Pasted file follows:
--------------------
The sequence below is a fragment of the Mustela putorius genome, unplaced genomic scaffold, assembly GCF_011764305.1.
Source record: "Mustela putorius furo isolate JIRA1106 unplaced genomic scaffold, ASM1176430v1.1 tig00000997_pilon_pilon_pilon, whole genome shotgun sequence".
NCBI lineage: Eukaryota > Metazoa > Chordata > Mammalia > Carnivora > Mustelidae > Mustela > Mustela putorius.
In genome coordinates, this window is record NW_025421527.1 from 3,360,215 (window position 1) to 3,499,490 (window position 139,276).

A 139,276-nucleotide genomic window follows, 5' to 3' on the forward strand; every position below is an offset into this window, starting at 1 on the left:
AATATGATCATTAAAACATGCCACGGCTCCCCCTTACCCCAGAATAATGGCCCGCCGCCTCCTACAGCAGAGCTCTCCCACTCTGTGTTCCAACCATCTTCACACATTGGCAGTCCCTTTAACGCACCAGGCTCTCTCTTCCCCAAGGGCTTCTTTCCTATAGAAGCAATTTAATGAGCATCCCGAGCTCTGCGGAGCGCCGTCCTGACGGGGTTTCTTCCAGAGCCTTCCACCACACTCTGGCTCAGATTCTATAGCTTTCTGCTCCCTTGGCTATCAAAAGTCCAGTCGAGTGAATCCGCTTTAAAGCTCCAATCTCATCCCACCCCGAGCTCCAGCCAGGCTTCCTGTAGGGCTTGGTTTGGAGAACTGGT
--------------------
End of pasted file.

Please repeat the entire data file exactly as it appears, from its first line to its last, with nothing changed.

The sequence below is a fragment of the Mustela putorius genome, unplaced genomic scaffold, assembly GCF_011764305.1.
Source record: "Mustela putorius furo isolate JIRA1106 unplaced genomic scaffold, ASM1176430v1.1 tig00000997_pilon_pilon_pilon, whole genome shotgun sequence".
NCBI lineage: Eukaryota > Metazoa > Chordata > Mammalia > Carnivora > Mustelidae > Mustela > Mustela putorius.
In genome coordinates, this window is record NW_025421527.1 from 3,360,215 (window position 1) to 3,499,490 (window position 139,276).

A 139,276-nucleotide genomic window follows, 5' to 3' on the forward strand; every position below is an offset into this window, starting at 1 on the left:
AATATGATCATTAAAACATGCCACGGCTCCCCCTTACCCCAGAATAATGGCCCGCCGCCTCCTACAGCAGAGCTCTCCCACTCTGTGTTCCAACCATCTTCACACATTGGCAGTCCCTTTAACGCACCAGGCTCTCTCTTCCCCAAGGGCTTCTTTCCTATAGAAGCAATTTAATGAGCATCCCGAGCTCTGCGGAGCGCCGTCCTGACGGGGTTTCTTCCAGAGCCTTCCACCACACTCTGGCTCAGATTCTATAGCTTTCTGCTCCCTTGGCTATCAAAAGTCCAGTCGAGTGAATCCGCTTTAAAGCTCCAATCTCATCCCACCCCGAGCTCCAGCCAGGCTTCCTGTAGGGCTTGGTTTGGAGAACTGGT